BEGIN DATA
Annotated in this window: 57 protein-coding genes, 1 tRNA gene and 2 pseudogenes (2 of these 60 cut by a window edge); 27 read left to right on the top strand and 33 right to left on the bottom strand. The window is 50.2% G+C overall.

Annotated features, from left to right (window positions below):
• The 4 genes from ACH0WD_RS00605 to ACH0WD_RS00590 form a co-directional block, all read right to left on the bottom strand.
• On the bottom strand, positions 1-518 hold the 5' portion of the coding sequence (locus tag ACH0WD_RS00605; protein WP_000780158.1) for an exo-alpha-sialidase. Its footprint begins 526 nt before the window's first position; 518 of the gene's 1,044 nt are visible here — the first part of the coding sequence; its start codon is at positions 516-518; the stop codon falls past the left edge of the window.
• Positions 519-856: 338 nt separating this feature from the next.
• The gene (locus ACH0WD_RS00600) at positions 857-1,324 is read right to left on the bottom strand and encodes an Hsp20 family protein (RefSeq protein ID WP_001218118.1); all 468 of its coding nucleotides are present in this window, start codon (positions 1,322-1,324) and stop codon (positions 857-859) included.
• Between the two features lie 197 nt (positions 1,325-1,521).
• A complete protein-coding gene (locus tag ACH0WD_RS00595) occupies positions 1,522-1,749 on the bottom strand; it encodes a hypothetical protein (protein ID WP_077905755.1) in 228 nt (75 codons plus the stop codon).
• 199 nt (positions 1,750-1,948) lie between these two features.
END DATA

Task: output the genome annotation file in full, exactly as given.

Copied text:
Annotated in this window: 57 protein-coding genes, 1 tRNA gene and 2 pseudogenes (2 of these 60 cut by a window edge); 27 read left to right on the top strand and 33 right to left on the bottom strand. The window is 50.2% G+C overall.

Annotated features, from left to right (window positions below):
• The 4 genes from ACH0WD_RS00605 to ACH0WD_RS00590 form a co-directional block, all read right to left on the bottom strand.
• On the bottom strand, positions 1-518 hold the 5' portion of the coding sequence (locus tag ACH0WD_RS00605; protein WP_000780158.1) for an exo-alpha-sialidase. Its footprint begins 526 nt before the window's first position; 518 of the gene's 1,044 nt are visible here — the first part of the coding sequence; its start codon is at positions 516-518; the stop codon falls past the left edge of the window.
• Positions 519-856: 338 nt separating this feature from the next.
• The gene (locus ACH0WD_RS00600) at positions 857-1,324 is read right to left on the bottom strand and encodes an Hsp20 family protein (RefSeq protein ID WP_001218118.1); all 468 of its coding nucleotides are present in this window, start codon (positions 1,322-1,324) and stop codon (positions 857-859) included.
• Between the two features lie 197 nt (positions 1,325-1,521).
• A complete protein-coding gene (locus tag ACH0WD_RS00595) occupies positions 1,522-1,749 on the bottom strand; it encodes a hypothetical protein (protein ID WP_077905755.1) in 228 nt (75 codons plus the stop codon).
• 199 nt (positions 1,750-1,948) lie between these two features.